Crawl Space Insulation

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  #1  
Old 01-18-05, 12:55 PM
rric31
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Crawl Space Insulation

I am sure this has been beaten to death, but I am new to the board.

I live in Maine and I have a crawl space. This crawl space has vents in the foundation, is UNheated, R-25 faced insulation in the floor, and the floor of the crawl space has gravel covering a plastic material.

My problem is that the floor inside and the outside walls are cold. Is there anything else I can do to help with the insulation? Heating the crawlspace is out because the foundation walls are really cold and I think a heater would be more of an issue than help. I thought about applying a rigid foam insulation over the already exsiting insulation, but would this help any?

It seems as if I could insulate the foundation walls things might improve, but I think I read you insulate the walls OR the floor, never both. If that is the case, am I stuck with what I have? Is there anything else I can do?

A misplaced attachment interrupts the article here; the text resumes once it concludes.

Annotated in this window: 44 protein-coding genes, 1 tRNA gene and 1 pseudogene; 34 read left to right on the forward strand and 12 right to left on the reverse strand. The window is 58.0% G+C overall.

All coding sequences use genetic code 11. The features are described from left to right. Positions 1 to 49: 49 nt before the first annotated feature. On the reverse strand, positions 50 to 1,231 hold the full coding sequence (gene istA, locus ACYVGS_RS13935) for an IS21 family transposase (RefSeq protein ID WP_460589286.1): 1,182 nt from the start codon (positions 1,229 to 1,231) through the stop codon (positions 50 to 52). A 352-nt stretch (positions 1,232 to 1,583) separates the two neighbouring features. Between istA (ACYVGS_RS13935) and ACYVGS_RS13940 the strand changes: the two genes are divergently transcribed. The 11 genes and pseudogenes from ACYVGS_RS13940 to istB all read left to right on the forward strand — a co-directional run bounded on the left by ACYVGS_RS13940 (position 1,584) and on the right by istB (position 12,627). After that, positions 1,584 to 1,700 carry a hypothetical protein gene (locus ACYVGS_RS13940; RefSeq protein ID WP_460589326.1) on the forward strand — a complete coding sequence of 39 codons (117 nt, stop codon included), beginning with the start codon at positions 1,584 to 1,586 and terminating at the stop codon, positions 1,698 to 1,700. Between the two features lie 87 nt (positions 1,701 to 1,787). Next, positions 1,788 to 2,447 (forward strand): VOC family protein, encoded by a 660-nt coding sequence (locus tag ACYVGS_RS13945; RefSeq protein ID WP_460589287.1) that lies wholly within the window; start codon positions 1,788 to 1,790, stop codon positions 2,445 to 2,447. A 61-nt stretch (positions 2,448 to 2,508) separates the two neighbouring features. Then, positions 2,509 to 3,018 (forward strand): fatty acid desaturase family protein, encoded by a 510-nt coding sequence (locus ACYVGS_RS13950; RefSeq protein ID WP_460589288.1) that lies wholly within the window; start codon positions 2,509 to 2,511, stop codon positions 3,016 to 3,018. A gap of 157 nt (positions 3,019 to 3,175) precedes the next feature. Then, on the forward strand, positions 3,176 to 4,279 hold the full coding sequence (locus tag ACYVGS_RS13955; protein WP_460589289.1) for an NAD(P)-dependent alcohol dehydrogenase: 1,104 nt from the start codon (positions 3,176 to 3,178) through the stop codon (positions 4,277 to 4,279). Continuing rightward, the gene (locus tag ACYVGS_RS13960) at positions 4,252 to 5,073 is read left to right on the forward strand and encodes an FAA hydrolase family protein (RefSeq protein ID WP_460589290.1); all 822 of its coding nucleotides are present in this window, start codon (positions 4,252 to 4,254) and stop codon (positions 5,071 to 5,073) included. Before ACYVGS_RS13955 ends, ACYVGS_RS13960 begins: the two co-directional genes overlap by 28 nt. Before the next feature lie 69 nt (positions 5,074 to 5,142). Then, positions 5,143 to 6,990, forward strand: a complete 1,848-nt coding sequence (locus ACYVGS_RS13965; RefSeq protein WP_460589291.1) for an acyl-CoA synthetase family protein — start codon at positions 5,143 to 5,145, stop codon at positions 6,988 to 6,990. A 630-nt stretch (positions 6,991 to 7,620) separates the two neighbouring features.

Your thoughts are appreciated.

Rich in cold Southern Maine
 
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  #2  
Old 01-18-05, 01:13 PM
Ed Imeduc's Avatar
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Location: Mountain Williams Missouri
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Go to http://aboutsavingheat.com/crawlspace.html
And read it. its hard to say where to start. We do not vent the crawl. Id check first on the 6 mil poly you say is down there on the ground now. Should overlap 2' and tape all seams up the wall some. A 2 " or 3" polystyrene on the wall up to the joist. A R 19 insulation in each joist space up there on top of the sill plate all around the home. No insulation in the joist at all. Ill bet if you put your hand up there in that insulation you will find its damp are wet like.
We also cut registers in the heat duct if the duct work is down there. This also makes for a warm floor. You could put a small electric heater for down there if you dont have heat duct there now.

ED
 
  #3  
Old 01-18-05, 02:31 PM
rric31
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Thanks for the reply

Ed, Thanks for the quick reply. Good site.

Let me see if I follow you. When you say I should check on the 6 mil poly. Are you saying to make sure that it is a 6 mil poly, or that it covers everything?

If I have floor insulation, can I also cover the foundation walls with insulation as well? I thought if I had the floor insulated, I should not insulate the wall. Is this true. If not, I can bet you my problem can be corrected with insulating the foundation wall, it is really cold.

Thanks again.

Rich in Maine
 
  #4  
Old 01-18-05, 04:14 PM
Ed Imeduc's Avatar
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Its check the poly so it is a good tight job and wont let the humidity up from the ground. did you go to that www and read it?